The early interpretation of nature, when the initial stages of unification of natural events had been reached, was not only anthropocentric but geocentric.

The earth was the stable pivot of a universe the conception of which was taking form in the minds of men—the central point around which sun, moon, planets, and otherwise fixed stars circled in courses which seemed part of the abiding constitution of things. But they were still regarded as fulfilling a purpose. Astronomy, beginning to interpret in terms of natural law, was still closely linked with astrology, interpreting in terms of the earlier conceptions of meaning. The constellations exercised a subtle influence, malign or favouring, on human life an influence which the astrologer alone could rightly interpret. The sun, moon, and five known planets, for example, influenced in turn the successive hours of the day and night; and after the one which, so to speak, had charge of the first hour, the day was called. Our weekday names are thus a legacy bequeathed to us by astrology. But it was an astrology containing the germs, or more than the germs, of a scientific knowledge which had already been attained, it is said, not less than four thousand years before Christ. For the order of influence was the order of orbital sweep; and (interchanging the Sun and Earth in accordance with the geocentric conception) this order was already known correctly Saturn, Jupiter, Mars, the Sun, Venus, Mercury, the Moon. Now Saturn, with amplest sweep, influences the first hour of the first day, giving it his name—Saturday. The others in due order cast their spell over the succeeding hours, so that, as there are seven in all, Saturn again influences the eighth, fifteenth, and twenty-second hours, Jupiter the twenty-third, Mars the twenty fourth, and the Sim the first hour of the next day, giving us Sunday. The Sun again influences the eighth, fifteenth, and twenty-second hours, Venus the twenty-third, Mercury the twenty-fourth, and the Moon the first hour of Monday. We thus get a clue to the order of succession; for the Sun is third in sequence after Saturn; the Moon third in sequence after the Sun. Applying this rule of succession to the list of luminaries, we have in due order the remaining days of the week—Mardi (Tuesday), Mercredi (Wednesday), Jeudi (Thursday), and Vendredi (Friday).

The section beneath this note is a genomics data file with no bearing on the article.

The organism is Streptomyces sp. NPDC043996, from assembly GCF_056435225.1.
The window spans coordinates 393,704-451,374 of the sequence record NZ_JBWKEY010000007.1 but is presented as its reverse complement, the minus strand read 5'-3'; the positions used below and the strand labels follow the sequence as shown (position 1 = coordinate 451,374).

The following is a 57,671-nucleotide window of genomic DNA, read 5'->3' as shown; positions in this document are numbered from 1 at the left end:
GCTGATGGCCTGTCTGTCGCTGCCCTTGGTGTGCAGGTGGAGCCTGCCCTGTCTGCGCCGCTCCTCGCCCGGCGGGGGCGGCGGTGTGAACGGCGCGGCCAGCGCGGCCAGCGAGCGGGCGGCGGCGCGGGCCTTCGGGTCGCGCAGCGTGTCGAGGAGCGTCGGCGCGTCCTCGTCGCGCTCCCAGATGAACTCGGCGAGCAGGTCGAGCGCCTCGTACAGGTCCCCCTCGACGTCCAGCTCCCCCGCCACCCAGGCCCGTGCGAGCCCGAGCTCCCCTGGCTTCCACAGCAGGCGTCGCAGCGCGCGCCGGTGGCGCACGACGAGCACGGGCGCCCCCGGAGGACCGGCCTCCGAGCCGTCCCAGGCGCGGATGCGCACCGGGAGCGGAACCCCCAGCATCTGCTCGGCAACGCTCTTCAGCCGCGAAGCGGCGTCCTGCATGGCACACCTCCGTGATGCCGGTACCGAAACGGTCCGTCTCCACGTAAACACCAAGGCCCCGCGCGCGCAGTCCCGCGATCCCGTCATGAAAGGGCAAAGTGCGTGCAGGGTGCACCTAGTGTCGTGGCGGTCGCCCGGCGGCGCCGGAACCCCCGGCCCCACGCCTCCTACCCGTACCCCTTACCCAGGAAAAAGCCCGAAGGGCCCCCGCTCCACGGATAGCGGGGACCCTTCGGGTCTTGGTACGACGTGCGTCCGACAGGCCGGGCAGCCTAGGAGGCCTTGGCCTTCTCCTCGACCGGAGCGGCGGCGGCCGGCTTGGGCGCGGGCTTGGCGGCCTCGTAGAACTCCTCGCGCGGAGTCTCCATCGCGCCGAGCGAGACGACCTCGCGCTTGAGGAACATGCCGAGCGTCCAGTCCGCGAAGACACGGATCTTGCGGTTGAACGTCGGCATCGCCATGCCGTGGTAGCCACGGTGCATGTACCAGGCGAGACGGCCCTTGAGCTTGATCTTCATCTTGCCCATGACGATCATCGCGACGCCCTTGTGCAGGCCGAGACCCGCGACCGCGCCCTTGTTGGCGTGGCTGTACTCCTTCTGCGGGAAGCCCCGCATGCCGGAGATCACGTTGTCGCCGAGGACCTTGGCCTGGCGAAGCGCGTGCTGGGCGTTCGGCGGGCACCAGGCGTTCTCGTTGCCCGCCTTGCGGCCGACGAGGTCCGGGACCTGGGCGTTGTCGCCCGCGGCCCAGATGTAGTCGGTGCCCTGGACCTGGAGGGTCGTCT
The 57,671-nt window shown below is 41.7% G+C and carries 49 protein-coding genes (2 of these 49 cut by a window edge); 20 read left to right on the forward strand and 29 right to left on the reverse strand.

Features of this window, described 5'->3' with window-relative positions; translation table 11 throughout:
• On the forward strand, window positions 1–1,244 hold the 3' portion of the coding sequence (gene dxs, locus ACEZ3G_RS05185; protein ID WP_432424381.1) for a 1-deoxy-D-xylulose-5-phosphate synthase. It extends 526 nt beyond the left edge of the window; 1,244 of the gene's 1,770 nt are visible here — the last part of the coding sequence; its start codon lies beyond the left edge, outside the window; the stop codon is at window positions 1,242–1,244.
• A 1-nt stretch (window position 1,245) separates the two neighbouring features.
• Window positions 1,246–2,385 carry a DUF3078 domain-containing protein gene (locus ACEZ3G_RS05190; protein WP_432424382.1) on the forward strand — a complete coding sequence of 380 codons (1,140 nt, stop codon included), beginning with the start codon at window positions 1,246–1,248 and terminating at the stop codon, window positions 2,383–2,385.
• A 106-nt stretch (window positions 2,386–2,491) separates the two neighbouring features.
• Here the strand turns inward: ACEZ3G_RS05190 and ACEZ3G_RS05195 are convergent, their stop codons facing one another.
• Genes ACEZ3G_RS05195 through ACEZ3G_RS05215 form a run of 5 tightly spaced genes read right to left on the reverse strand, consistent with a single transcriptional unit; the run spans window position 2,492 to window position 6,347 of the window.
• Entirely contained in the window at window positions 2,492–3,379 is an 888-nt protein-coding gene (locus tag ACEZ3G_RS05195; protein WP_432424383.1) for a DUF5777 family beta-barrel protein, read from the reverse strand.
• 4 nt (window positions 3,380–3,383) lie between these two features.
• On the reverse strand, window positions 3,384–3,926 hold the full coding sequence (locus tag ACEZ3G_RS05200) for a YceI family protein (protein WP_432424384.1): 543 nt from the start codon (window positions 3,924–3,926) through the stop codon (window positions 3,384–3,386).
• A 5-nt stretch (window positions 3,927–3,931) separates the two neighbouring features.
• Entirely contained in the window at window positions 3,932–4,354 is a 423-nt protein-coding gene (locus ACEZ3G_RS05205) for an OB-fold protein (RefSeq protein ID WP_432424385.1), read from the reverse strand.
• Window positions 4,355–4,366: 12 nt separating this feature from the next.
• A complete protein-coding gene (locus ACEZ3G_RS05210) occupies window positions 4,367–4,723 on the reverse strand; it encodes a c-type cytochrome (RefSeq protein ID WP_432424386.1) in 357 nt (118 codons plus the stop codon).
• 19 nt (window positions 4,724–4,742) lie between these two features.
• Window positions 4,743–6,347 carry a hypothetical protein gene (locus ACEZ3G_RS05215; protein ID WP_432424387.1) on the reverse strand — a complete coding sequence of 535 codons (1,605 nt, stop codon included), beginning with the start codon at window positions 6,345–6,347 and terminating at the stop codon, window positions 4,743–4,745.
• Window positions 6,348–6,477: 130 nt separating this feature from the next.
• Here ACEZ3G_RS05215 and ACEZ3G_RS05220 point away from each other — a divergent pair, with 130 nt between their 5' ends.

Now whether the study of planetary orbits was undertaken chiefly for an astrological purpose, or also, as is probable, for other and what seem to us more practical applications (but still, be it noted, for the purposes of human endeavour), we have here the beginnings (and more than the beginnings) of what we should now term scientific knowledge—of interpretation in terms of natural law. Science may, indeed, be said to have arisen as the middle term between the gaining of direct experience and its application to the varied needs of human life. So far as we know, man stands alone as interpreter of nature in this or in any other sense. The dumb beasts, with wonderful sagacity, utilise experience for the guidance of behaviour to practical ends. But for them the middle term, even if it can be said to exist with any definiteness, does not disengage itself from sensory experience on the one hand, and the resulting behaviour on the other hand. Man alone seeks to explain ; to analyse experience into its elements, and to rebuild these elements in the systematic unity of a scheme of thought; to read particular events in the light of general conceptions. These general conceptions enter into the framework of scientific knowledge. Every branch of science, involving broad generalisations from observed facts, arose in close touch with those human needs to which it could be applied. The end was essentially practical, or in any case purposive, with a distinct bearing on some special phase of human well-being. But as the middle term grew in importance and became an independent centre of human interest it ceased to be regarded only as a means of human ends; or, rather, it may be said to have been raised to the level of an end in and for itself. The knowledge gained in different fields was brought into relation; it was slowly organised into a consistent whole; it received a new application, still indeed in accordance with human needs—the intellectual needs of the inquiring spirit but related to these needs in a new way. The interpretation of nature in and for itself took shape as a worthy intellectual aim, but ever more and more in intellectual detachment from all other feelings and wishes and yearnings of the human heart. This is the interpretation in terms of natural law which tends in some degree to supplant the interpretation in terms of purpose. Each has its advocates; and each has progressively reached a higher level of refinement. Step by step and stage by stage have these two aspects of a philosophy of nature striven towards increasing range, unity, and universality, culminating in the opposing conceptions of theism and naturalism. The former may have begun by uncritically projecting human purpose on to the plane of nature; but as it became more refined the redundant crudities were removed. Many of those who still accept this explanation of the meaning of nature regard the world as an expression of purpose in relation to that of man, but freed from human imperfections and limitations, no longer capricious but the type of steadfast and beneficent influence; a purpose without variableness or shadow of turning, of which indeed we can only aspire to an imperfect and limited comprehension, but in relation to which human life attains its highest worth; a purpose which is the source of all that is revealed to us through the channels of human experience, and one which appeals not less, nay, more, to the poet and the artist than to the man of science and the philosopher. On the other hand, as we have seen, the procedure of naturalism has taken an opposite course. Instead of projecting purpose on to the plane of nature it has introjected the mechanical explanations of the external world into the life and eventually into the very soul of man. This type of interpretation was first applied to what we may term the inorganic periphery of natural knowledge in the starry heavens. By successive steps, however, it worked inwards towards the human centre. Man's bodily frame and its physiological functions were, in due time, interpreted in mechanical terms. His conscious experience, regarded as a byproduct of the processes occurring in some part of the brain, indirectly if not directly yields to a like method of analytic treatment. The central citadel of the soul is captured. And the newer method of interpretation, according to its most advanced exponents, is now, at least in its broad outlines, complete, and human purpose itself is explained as the conscious accompaniment of nerve-changes explicable in terms of a mechanism resulting from a prolonged process of rigidly determinate evolution.